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Hematological malignancies and treatment with hematopoietic SCT are known to affect patients’ quality of life. The problem profile and care needs of this patient group need clarification, however. This study aimed to assess distress, problems and care needs after allo- or auto-SCT, and to identify risk factors for distress, problems or care needs. In this cross-sectional study, patients treated with allo-SCT or auto-SCT for hematological malignancies completed the Distress Thermometer and Problem List. Three patient groups were created: 0–1, 1–2.5 and 2.5–5.5 years after transplantation. After allo-SCT, distress and the number of problems tended to be lower with longer follow-up. After auto-SCT, distress was highest at 1–2.5 year(s). Patients mainly reported physical problems, followed by cognitive-emotional and practical problems. A minority reported care needs. Risk factors for distress as well as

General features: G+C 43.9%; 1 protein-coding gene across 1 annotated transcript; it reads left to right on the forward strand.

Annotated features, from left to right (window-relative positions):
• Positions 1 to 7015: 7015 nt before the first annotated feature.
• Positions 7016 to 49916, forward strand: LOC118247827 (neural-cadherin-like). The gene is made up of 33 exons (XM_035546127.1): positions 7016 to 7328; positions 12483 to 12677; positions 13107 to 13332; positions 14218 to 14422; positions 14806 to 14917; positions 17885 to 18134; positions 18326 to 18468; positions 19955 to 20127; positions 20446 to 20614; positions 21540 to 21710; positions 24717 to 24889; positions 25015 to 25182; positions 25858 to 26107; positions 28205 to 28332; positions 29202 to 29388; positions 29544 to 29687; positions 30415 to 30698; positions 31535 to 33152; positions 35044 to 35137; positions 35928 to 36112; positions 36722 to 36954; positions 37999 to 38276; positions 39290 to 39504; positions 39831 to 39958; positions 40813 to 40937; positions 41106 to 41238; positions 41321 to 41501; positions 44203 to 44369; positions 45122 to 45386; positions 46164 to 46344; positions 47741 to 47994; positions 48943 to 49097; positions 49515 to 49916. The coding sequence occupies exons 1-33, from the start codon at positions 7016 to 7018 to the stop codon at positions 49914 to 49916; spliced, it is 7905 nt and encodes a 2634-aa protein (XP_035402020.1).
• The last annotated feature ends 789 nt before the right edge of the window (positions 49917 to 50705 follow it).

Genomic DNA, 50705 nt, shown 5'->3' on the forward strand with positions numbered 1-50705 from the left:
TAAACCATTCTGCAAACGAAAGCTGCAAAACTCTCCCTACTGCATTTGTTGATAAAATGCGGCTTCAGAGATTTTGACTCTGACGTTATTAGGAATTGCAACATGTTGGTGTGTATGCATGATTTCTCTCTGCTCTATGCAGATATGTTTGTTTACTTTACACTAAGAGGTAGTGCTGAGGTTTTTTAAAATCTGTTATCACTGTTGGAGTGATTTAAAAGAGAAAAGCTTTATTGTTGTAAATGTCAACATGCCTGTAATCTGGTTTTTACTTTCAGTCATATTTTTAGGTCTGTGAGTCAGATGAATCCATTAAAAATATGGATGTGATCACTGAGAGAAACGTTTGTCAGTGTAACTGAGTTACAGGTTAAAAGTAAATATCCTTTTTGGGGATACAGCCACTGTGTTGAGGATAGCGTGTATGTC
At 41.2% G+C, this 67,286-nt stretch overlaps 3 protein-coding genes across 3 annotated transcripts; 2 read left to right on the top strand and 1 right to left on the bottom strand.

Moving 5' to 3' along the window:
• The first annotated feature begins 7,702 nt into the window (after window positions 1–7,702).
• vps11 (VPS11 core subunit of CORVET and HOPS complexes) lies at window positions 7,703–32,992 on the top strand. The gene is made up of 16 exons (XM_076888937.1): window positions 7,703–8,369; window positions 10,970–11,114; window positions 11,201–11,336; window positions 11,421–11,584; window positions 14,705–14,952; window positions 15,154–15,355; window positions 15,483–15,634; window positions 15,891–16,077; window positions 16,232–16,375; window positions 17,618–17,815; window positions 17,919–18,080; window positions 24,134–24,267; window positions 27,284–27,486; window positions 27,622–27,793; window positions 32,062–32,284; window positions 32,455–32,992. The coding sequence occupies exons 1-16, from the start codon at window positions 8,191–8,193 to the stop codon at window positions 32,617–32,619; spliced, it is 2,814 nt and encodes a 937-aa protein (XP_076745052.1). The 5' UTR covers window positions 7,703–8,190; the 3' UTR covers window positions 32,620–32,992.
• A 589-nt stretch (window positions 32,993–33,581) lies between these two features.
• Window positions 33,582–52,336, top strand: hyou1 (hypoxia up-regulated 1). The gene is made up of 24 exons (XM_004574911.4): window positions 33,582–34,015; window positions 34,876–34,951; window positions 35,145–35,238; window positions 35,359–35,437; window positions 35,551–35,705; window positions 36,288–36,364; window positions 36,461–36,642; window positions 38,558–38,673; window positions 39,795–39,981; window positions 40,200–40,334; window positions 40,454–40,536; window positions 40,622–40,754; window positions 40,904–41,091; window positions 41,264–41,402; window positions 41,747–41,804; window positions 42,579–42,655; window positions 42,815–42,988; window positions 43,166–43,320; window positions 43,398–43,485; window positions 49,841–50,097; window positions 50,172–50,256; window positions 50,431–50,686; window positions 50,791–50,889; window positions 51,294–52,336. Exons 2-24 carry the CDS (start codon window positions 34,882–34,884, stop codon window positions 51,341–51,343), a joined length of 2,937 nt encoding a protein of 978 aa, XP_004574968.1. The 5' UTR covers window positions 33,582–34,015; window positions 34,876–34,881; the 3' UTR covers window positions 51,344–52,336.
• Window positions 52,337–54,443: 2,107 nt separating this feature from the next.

problems after allo-SCT included younger age, shorter time after transplantation and GVHD. A risk factor for distress as well as problems after auto-SCT was the presence of comorbid diseases. Up to 5 years after auto-SCT or allo-SCT, patients continue to experience distress and problems. Judged by prevalence, physical problems are first priority in supportive care, followed by cognitive-emotional and practical problems.